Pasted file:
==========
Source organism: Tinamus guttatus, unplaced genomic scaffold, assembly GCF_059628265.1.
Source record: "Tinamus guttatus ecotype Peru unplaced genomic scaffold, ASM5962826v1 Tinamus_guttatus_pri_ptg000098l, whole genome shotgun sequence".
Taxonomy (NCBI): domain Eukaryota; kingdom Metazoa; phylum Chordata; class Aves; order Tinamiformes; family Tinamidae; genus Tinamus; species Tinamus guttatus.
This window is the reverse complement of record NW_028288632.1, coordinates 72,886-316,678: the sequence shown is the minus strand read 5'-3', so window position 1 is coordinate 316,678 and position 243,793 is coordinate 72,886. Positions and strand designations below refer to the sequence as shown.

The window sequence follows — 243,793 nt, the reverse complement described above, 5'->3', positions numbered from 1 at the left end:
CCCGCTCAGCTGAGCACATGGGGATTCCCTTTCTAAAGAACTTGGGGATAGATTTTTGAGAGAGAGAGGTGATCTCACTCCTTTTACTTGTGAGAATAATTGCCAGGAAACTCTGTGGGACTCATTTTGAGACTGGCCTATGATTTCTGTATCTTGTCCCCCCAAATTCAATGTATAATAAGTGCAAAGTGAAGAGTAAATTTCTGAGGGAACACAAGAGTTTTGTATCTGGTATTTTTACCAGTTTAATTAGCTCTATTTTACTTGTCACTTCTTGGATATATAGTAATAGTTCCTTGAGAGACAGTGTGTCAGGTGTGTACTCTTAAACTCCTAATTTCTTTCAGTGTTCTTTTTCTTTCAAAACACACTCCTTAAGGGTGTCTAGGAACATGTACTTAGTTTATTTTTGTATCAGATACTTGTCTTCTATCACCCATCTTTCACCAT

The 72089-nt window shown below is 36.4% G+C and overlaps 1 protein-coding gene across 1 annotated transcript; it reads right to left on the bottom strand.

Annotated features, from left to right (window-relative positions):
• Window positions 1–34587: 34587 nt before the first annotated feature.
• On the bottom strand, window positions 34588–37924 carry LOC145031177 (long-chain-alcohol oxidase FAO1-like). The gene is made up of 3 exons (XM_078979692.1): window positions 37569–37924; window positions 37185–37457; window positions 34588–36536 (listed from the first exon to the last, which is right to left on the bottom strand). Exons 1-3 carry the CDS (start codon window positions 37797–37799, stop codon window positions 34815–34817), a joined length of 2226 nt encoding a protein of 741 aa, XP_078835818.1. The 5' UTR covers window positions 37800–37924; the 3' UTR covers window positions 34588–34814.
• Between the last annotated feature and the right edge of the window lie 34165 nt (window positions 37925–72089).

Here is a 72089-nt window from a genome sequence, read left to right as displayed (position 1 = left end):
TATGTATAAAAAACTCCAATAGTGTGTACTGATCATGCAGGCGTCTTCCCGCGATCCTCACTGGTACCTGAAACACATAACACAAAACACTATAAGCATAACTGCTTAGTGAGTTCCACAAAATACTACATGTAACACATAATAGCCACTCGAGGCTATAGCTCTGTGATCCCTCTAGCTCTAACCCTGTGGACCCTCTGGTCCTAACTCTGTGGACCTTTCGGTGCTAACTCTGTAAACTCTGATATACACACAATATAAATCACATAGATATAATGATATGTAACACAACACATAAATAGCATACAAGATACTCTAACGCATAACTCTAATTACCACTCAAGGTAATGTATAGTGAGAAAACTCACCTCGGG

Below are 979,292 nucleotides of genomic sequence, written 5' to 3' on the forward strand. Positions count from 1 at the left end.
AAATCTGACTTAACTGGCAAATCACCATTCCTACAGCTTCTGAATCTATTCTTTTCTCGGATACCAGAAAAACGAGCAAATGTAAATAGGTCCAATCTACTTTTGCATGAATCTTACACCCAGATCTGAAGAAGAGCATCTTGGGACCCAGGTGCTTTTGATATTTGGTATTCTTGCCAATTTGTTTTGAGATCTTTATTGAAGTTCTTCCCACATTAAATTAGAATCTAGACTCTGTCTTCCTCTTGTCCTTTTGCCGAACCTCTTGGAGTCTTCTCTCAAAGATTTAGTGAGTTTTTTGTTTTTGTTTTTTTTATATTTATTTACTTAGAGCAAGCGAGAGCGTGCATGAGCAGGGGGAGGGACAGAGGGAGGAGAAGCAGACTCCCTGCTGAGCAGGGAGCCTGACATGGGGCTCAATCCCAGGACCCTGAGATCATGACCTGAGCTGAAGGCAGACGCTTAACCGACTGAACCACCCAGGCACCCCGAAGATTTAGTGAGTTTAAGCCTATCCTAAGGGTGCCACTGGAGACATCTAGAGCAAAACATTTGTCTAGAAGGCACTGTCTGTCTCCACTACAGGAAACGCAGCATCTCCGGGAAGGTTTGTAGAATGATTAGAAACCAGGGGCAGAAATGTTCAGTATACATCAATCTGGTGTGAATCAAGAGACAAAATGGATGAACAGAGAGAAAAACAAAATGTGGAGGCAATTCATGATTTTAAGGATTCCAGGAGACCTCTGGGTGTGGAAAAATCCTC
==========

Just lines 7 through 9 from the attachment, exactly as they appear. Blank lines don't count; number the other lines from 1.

The 72089-nt window shown below is 36.4% G+C and overlaps 1 protein-coding gene across 1 annotated transcript; it reads right to left on the bottom strand.

Annotated features, from left to right (window-relative positions):
• Window positions 1–34587: 34587 nt before the first annotated feature.